Welcome to SuM4All in 60 Seconds: A Vlog Toward Sustainable Mobility. In this video blog series, I will be speaking with influencers, experts, country and city leaders, private sector and civil society representatives from all over the world to discuss the importance of sustainable transport and the future of mobility.
For this very first edition, I sat down with Nancy Vandycke, Program Manager of the Sustainable Mobility for All initiative (SuM4All). Nancy tells us about SuM4All’s vision for sustainable mobility and presents the new Global Roadmap of Action (GRA),a groundbreaking tool that will allow countries to take concrete action and transform the future of mobility.
Alejandra Gutierrez: Before we discuss the GRA, let me ask you a simple question: What exactly is sustainable mobility? What issues are we trying to solve?
Nancy Vandycke: Excellent question. Let me start by sharing with you daunting findings from a recent report on progress on the Sustainable Development Goals (SDGs). It goes like this: globally, poverty has declined, but its pace is slowing down; inequalities are rising, and GHG emissions are increasing, with transport as a critical contributor. The expected shifts in development pathways to generate the transformation of the world are not happening. So what could unlock the status quo? For the SuM4All coalition, the answer is simple: transport could (as a pivotal sector to achieving all SDGs), and transport would (provided it develops in a sustainable way). That means a transport system that is accessible for all, safe, efficient and green.
Alejandra: What sort of actions do countries and cities need to take to attain sustainable mobility?
Nancy: This is precisely the question of the Global Roadmap of Action Toward Sustainable Mobility (GRA). The GRA catalogs more than 180 policy measures that developed and developing countries can consider and adapt to their circumstances. Let me take two examples: incentives to promote electric vehicles (EVs). Is it wise to promote EVs if electricity is generated from fossil fuel? Such a policy only makes sense if accompanied by targets on renewable energy. Public procurement is another example. This policy is under-used, even though tighter environmental requirements for publicly procured goods and services could go a long way to incentivize private companies to look for innovative mobility solutions.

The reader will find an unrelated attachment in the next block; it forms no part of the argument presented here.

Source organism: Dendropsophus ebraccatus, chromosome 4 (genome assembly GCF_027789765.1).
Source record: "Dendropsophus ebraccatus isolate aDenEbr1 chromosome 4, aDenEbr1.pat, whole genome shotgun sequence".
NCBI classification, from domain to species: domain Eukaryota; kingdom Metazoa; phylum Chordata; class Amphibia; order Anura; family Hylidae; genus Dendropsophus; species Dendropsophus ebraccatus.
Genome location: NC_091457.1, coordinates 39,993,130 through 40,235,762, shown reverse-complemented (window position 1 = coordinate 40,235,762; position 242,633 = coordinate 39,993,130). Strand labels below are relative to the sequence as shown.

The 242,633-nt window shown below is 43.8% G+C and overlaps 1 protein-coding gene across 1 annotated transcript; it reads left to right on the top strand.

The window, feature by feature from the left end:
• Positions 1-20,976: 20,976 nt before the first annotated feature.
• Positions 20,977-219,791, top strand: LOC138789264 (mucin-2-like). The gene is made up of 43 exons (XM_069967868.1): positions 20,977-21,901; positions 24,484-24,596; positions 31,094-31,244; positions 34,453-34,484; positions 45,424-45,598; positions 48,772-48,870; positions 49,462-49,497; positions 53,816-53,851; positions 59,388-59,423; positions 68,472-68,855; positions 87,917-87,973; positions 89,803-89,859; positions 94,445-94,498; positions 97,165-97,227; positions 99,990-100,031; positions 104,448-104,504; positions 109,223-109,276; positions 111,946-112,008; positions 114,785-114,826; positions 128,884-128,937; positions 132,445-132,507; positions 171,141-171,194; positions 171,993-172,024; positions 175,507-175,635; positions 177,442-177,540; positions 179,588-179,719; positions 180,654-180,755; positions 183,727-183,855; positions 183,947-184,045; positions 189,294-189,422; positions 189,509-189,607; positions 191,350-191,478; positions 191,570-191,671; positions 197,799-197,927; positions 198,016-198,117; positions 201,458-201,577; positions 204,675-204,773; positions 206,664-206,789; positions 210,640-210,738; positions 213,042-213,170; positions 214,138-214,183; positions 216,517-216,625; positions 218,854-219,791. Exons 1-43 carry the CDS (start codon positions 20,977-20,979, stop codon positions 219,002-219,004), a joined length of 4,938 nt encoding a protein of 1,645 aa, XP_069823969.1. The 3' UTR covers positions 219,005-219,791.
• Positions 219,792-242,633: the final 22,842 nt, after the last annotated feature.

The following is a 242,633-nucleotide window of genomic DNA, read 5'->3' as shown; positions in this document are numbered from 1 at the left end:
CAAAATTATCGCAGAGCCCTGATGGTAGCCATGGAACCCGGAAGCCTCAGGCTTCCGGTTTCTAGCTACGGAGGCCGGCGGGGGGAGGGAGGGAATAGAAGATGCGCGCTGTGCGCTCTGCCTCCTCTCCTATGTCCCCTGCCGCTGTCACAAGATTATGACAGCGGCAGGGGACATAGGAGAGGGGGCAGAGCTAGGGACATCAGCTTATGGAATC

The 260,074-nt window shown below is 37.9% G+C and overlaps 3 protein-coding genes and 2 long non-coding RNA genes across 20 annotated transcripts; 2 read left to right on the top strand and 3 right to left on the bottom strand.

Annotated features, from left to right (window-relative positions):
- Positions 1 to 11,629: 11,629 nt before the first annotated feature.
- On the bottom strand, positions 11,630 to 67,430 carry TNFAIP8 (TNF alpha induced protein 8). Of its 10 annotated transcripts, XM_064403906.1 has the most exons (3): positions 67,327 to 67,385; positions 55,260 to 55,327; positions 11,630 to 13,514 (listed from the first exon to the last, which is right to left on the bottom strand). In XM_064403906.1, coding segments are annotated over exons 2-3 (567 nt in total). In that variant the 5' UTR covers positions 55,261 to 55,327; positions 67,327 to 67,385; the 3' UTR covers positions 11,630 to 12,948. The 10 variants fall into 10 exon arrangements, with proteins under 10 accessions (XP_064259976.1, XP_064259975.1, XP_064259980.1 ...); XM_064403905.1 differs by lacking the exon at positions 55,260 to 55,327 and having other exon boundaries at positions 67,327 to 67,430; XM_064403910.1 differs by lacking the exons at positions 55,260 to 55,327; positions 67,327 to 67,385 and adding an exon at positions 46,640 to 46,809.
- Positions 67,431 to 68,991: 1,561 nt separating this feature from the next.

Alejandra: How will those measures add up to deliver sustainable mobility?
Nancy: One crucial innovation of the GRA is to take a hard look at this toolbox of policy measures and their expected impact. Which ones are the most effective? In the GRA, we found that many policies build on each other and help advance on more than one goal. For example, the provision of bicycle-sharing systems (as an alternative to vehicle ownership) is a measure that works for both green mobility and universal access. By prioritizing policies that multi-task, a country could achieve its targets much faster. This principle is at the heart of the GRA.
Alejandra: Talking about decision-makers, how useful will the GRA be for them?
Nancy: We designed the GRA with country decision-makers in mind. We expect that they will also find value in the six policy papers and the private consultation paper that come with it. For example, the policy paper on gender brings together all the experience and knowledge we have on policies to enable gender balance in transport.
Alejandra: What about the new Online Tool Toward Sustainable Mobility 1.0?
Nancy: Yes, it started as a project to make the content of the GRA available online to multiply its potential for influencing change. It ended up as a fantastic tool that ties in data from the Global Mobility Report to the policy work of the GRA. With this tool, any country in the world will be able to visualize how far it is from sustainable mobility, explore a vast catalog of policies, and view a prototype action plan based on its current mobility performance. This work lays the foundations for the Bank and other development partners to do detailed diagnostics on mobility and devise tailored action plans for implementation and investment, in partnership with countries.
Alejandra: The journey to produce the GRA, policy papers, and tool lasted 18 months. What did you learn along the way?
Nancy: This work would not have been possible without the World Bank and the 54 member organizations making their knowledge available and agreeing to work together to achieve something more extensive than what each of them would have done on their own. The effort involved more than 180 experts, 25 large corporations, and 50 public decision-makers. Looking forward, the GRA will help fill significant knowledge gaps in the sector and turn that into tangible country-level results. More importantly, it has opened a range of new possibilities and solutions to consider, as we all strive for a more sustainable future.
Stay tuned for our monthly vlogs and visit our website www.sum4all.org for much more!